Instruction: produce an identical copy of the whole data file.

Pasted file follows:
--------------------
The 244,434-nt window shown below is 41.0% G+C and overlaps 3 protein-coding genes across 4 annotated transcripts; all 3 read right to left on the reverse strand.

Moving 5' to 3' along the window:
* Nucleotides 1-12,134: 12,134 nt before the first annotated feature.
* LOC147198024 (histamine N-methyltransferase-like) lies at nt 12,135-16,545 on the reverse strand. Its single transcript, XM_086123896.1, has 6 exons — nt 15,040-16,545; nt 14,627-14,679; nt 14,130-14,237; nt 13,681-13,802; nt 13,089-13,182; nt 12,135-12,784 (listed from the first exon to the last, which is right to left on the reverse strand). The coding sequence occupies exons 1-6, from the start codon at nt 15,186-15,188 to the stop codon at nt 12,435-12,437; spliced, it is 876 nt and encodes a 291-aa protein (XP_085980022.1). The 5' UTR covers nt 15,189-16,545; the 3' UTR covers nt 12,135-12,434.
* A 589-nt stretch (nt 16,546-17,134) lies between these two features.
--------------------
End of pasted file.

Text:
The 244,434-nt window shown below is 41.0% G+C and overlaps 3 protein-coding genes across 4 annotated transcripts; all 3 read right to left on the reverse strand.

Moving 5' to 3' along the window:
* Nucleotides 1-12,134: 12,134 nt before the first annotated feature.
* LOC147198024 (histamine N-methyltransferase-like) lies at nt 12,135-16,545 on the reverse strand. Its single transcript, XM_086123896.1, has 6 exons — nt 15,040-16,545; nt 14,627-14,679; nt 14,130-14,237; nt 13,681-13,802; nt 13,089-13,182; nt 12,135-12,784 (listed from the first exon to the last, which is right to left on the reverse strand). The coding sequence occupies exons 1-6, from the start codon at nt 15,186-15,188 to the stop codon at nt 12,435-12,437; spliced, it is 876 nt and encodes a 291-aa protein (XP_085980022.1). The 5' UTR covers nt 15,189-16,545; the 3' UTR covers nt 12,135-12,434.
* A 589-nt stretch (nt 16,546-17,134) lies between these two features.